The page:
Quite so, quite so

Rarely did these tactics work, so when a new “authentic” curry house arrived, it dominated the family WhatsApp. I collected the next order and joked with the owner about the cursed vindaloo. “But vindaloo is authentic,” he said, adding that I probably wouldn’t know anyone who cooked vindaloo because it’s from Goa. As Goa was colonised by the Portuguese, there aren’t many Goans in Britain. “In the UK, it’s usually Bangladeshi chefs cooking it, adding their flair. But vindaloo in Goa is technically a spin-off of a Portuguese dish anyway.”

Not so much of a dish particularly, but of an ingredient. Vin d’alho. Wine and garlic sauce/paste/condiment thingie. It is used to create a dish, a pork stew type of thing. The leap to vindaloo being to add the chili peppers (or more perhaps) and to substitute vinegar for the wine.

The Vin d’alho being on every supermarket shelf here, the pork stew thing being Northern and the vindaloo surprisingly difficult to find. Despite what Indian restaurants there are here generally being run by Goans, not the Bangladeshis and Gujeratis more common in the UK.

18 thoughts on “Quite so, quite so”

  1. What’s an authentic curry house, anyway? India’s a country the size of Europe. It’s like calling pasta with pickled herring & bubble ‘n squeak authentic European cuisine. Most Indians I know, confronted with an “Indian restaurant”, would be asking why everything’s covered in that hot sauce muck? Used to eat in Bangladeshi restaurants round Euston way. Where the Bangladeshis eat. The food’s nothing like “Ïndian”. It’s like having Russians running an authentic churrasqueira.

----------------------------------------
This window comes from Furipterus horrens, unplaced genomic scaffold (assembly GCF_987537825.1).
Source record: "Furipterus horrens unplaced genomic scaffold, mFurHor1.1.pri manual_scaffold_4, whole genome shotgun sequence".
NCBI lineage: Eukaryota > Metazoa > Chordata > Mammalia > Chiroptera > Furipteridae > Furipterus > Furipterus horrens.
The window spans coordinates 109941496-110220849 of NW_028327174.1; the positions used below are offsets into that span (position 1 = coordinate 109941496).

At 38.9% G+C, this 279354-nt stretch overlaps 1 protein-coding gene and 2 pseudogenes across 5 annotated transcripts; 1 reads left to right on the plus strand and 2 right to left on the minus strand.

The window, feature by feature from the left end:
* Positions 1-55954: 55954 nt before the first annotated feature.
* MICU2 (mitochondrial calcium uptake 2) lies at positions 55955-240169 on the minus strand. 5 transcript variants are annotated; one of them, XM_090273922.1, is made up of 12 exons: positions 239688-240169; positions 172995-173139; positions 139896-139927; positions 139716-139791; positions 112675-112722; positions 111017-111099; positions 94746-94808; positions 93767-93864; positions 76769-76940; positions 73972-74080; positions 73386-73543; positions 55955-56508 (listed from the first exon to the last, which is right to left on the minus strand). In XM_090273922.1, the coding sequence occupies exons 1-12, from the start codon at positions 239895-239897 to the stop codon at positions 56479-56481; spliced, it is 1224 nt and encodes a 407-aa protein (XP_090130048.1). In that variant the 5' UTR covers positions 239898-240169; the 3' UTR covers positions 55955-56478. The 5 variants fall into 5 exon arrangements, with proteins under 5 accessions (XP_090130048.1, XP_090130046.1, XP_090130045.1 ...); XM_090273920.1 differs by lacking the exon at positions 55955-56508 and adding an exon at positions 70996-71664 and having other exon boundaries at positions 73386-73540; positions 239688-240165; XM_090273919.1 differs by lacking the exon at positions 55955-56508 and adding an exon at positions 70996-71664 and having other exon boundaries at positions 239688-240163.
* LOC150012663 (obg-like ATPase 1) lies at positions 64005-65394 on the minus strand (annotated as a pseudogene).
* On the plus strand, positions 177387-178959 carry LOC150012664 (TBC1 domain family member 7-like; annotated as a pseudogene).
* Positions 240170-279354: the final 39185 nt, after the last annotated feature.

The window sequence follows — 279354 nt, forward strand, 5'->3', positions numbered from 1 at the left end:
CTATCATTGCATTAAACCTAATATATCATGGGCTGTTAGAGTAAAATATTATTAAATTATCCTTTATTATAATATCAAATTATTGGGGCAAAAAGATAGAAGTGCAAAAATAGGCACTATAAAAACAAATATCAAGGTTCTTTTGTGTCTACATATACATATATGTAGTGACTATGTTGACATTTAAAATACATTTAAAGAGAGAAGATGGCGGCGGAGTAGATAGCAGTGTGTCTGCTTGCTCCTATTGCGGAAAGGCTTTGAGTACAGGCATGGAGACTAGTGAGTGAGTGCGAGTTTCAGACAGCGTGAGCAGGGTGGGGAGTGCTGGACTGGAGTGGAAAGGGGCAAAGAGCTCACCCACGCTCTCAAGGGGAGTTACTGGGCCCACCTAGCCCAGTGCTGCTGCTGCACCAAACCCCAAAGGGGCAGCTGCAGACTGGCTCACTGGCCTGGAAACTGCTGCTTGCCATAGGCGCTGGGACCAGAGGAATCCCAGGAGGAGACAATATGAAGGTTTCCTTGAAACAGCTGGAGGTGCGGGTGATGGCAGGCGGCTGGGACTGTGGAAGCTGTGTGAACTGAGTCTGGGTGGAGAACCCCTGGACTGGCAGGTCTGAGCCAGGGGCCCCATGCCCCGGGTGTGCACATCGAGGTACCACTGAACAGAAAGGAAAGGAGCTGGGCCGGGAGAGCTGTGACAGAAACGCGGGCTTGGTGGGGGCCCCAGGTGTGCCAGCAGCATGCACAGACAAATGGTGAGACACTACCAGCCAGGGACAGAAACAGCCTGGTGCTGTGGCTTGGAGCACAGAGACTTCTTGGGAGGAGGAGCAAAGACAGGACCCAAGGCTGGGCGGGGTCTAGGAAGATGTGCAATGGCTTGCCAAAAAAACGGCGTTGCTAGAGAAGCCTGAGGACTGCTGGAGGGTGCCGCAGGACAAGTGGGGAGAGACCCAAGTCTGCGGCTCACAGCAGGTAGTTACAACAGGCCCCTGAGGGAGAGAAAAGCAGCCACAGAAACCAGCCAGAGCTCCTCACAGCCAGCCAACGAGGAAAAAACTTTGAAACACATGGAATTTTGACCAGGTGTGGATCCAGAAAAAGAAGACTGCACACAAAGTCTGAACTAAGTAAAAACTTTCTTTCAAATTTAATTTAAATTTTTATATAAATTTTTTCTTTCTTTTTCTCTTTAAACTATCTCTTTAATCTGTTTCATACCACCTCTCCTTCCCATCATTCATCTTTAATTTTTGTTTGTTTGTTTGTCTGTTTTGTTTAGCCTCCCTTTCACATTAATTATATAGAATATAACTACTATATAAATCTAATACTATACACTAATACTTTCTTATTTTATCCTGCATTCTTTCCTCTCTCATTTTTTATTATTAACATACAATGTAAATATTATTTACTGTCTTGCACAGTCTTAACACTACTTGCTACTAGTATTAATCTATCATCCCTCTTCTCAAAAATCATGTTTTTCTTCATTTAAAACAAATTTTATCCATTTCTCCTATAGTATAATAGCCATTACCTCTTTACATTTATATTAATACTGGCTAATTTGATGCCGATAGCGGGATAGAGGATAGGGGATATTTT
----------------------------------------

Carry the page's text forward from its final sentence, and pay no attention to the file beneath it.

2. At one point – long story – I ended up collecting an Indian computer engineer from the airport as a favour. And taking him out on the town for an evening before he started a consulting gig. I asked him “Well, you probably don’t want a curry then” and he said “Actually, I’ve been in Germany for months, I’d love a curry”. So, off we went to the best that Bath had to offer (For Flatcap Army, Bloke in Bilbao etc, decades back this was, that place on Pultney Bridge). And I said please don’t tell me whether this is good or not, at the end though tell me how Indian it is.

    At the end. Each dish was pretty much like it would have been back home. Except in N India it would have been bread, South rice. Not both, as it was served. It was, as BiS says, a slightly odd mixture even if the bubble and squeak was just fine.

  3. Harry Haddock's Ghost

    When filthy capitalism forced me to live in the dirty cities*, one of my friends had a business customer who was a Sikh, nearing retirement and probably first generation. He invited us to the opening of his first ever restaurant, which you got the feeling was a ‘bit of fun’ project at the end of a highly successful business career. He explained to us not to be alarmed if the food looked nothing like what we were used to seeing in an ‘Indian’ restaurant as it was traditional fare from the old country. It was jolly delicious, but quite different, and as has been said already, less sauce was common.

    * Joke alert, for the humourless amoung us.

  4. Bloke in North Dorset

    Having worked in Dehli, Mumbai and Gandhinagar (a dry state and I have an interesting story about that for another time) I can confirm that the food was almost as diverse as that between Prague, Paris and Rome. I say almost because they didn’t have the variety of ingredients, but the cooking styles were different.

    As to Bath, as my son was living there at the time we ended in the Yak Yeti Yak for my 60th and it was very good. That was nearly 4 years ago so I can’t vouch for it now.

  5. “As Goa was colonised by the Portuguese, there aren’t many Goans in Britain.”

    I beg to differ. A mate of mine is a warehouse manager, the workforce contains a lot of Goans. The local Catholic Church is stuffed to the gunnels on Sundays, they’re all Papists.